Tish’ah Be’Av, the day we mourn the destruction of the first and second Temples and many other tragedies of Jewish history. It is traditionally a complete fast—from sunset until sunset—with Yom Kippur the only other such fast day in the Jewish calendar. There is a Hasidic teaching that no halakhah concerning fasting on these days is needed, for “on the black fast of Tish’ah Be’Av, who could eat, and on the white fast of Yom Kippur, who needs to eat?”
The rituals of Tish’ah Be’Av guide us not merely into an understanding of destruction and mourning, but into a living emotional encounter and experience. The book of Lamentations opens with the onomatopoeic word “Eicha!”—a primal sound of utter despair and grief. It is the sound uttered by David as he hears of the death of his beloved Jonathan and Jonathan’s father, King Saul: “Eich!Naflu gibborim” (Aaach! How have the mighty fallen; II Sam. 1:27). The melodies of Tish’ah Be’Av are primal and haunting: the melodies of tears and desolation, the sounds of yearning for a world destroyed that will not return, and melodies that give soul to the kinot, the poems of lamentation and grief.
Tish’ah Be’Av recalls events that are historical, but it is not a day of history. Tish’ah Be’Av is anencounter with our history. We are increasingly conscious that Jewish history is far from an unfolding series of tragedies: there are many epochs of security and substance, with great flowerings of Jewish culture and learning. So perhaps it is fitting to invest this day each year with the memories of destruction. We recall not only the destruction of the Temples, but also the exile from Spain, and there are those (including my teacher Rabbi Dr. Louis Jacobs [z”l]) who suggest that the Shoah might be most fittingly commemorated on this day.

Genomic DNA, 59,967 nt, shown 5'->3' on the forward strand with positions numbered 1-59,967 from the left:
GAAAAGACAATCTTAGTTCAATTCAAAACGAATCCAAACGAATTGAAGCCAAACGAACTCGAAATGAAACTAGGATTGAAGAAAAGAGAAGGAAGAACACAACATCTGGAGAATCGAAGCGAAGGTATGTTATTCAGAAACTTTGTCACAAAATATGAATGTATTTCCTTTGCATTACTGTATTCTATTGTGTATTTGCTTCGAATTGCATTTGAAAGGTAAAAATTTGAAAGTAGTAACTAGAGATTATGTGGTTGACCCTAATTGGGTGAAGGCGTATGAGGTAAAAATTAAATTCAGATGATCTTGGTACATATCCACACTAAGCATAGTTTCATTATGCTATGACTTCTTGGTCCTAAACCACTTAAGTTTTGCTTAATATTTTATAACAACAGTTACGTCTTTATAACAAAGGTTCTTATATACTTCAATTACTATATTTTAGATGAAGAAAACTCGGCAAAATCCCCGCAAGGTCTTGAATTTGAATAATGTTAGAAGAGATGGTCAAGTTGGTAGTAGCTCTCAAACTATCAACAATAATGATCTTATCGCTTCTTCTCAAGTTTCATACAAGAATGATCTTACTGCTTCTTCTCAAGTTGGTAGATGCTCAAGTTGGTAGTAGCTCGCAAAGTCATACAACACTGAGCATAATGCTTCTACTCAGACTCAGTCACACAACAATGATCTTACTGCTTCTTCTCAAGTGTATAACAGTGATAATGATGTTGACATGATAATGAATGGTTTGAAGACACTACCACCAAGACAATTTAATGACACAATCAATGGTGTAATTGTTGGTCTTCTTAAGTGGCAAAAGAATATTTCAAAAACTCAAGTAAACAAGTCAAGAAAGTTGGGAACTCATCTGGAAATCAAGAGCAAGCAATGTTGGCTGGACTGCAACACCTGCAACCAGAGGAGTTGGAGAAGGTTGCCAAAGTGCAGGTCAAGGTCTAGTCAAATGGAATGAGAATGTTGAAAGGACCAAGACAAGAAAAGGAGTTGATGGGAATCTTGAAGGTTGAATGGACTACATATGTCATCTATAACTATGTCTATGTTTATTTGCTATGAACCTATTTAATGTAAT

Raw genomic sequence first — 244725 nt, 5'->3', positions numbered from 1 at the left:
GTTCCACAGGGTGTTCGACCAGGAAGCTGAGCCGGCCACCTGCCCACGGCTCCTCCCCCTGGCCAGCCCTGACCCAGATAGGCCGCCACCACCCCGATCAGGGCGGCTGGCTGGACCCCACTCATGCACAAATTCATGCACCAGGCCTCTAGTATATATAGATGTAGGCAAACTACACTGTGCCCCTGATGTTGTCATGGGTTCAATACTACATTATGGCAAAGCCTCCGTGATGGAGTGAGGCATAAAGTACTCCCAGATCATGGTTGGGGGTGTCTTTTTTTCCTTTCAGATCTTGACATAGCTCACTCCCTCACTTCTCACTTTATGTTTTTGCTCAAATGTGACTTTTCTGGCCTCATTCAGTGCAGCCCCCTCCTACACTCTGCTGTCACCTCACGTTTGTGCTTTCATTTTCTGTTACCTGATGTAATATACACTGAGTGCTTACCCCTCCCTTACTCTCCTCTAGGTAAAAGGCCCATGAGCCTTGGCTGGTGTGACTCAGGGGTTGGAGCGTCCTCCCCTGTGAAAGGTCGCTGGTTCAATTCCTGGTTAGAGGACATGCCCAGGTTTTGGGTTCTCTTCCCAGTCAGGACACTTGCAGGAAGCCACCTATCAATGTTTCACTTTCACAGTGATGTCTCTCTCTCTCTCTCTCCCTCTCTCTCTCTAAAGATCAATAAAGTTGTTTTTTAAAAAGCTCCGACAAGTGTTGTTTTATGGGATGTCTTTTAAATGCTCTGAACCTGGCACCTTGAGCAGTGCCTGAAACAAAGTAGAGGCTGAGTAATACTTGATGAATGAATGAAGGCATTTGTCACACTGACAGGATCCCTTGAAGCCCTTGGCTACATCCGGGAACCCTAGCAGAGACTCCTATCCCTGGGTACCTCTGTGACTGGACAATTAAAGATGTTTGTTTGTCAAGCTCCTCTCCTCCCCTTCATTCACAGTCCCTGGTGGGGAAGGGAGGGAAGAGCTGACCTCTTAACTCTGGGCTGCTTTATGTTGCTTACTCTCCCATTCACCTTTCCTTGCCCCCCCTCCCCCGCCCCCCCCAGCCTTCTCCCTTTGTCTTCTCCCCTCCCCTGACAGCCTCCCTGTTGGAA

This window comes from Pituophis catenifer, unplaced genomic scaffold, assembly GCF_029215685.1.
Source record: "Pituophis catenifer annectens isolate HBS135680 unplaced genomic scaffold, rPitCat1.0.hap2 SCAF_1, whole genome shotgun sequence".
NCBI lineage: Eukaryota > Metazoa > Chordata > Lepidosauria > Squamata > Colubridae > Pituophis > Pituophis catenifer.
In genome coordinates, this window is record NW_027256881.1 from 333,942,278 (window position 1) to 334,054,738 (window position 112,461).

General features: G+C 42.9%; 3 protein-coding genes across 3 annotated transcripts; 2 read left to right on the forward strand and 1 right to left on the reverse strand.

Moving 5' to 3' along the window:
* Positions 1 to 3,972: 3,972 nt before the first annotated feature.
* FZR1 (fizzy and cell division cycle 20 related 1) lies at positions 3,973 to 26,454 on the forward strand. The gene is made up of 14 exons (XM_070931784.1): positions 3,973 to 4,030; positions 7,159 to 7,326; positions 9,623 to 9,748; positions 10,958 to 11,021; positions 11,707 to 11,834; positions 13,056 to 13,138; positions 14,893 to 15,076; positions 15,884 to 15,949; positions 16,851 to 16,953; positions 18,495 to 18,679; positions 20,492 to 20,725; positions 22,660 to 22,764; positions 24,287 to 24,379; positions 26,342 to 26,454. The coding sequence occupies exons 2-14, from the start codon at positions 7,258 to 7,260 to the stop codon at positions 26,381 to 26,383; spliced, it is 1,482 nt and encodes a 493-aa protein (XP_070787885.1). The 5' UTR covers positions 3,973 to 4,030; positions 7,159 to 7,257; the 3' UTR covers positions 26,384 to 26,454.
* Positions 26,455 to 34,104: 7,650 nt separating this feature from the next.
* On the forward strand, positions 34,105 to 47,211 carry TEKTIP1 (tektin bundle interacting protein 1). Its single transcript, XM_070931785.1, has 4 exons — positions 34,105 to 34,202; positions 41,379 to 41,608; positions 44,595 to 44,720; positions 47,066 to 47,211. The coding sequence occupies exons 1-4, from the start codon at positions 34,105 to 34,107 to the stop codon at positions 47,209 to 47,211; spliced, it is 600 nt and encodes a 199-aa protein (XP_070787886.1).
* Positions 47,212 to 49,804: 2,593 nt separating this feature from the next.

The poem Eli Tsiyon (Weep O Zion) is well known throughout Ashkenazi communities, and has a melody that has become the leitmotif for Tish’ah Be’Av. The liturgy of the Spanish and Portuguese communities includes a haunting poem called Aleichem Eidah Kedoshah (To you O holy Congregation I would ask these questions) with a refrain that echoes a different time: “Mah nishtanah halailah hazeh mikol haleilot”(Why is this night different from all other nights?). There is a poignant irony in this question of the lavishness of seder night being reprised on the night of the black fast. And yet, Tish’ah Be’Av is a powerful night, a time of learning and yearning, a time to ask questions.
May our journey into the memories of sorrow deepen the breadth of our lives, our understanding of our history, and our commitment to the future.
A lovely setting of Eli Tsiyon can be heard here. The text of the Iberian poem can be found here, and can be heard here, chanted by Hazzan Halfon Bengarroch of London’s Bevis Marks Synagogue.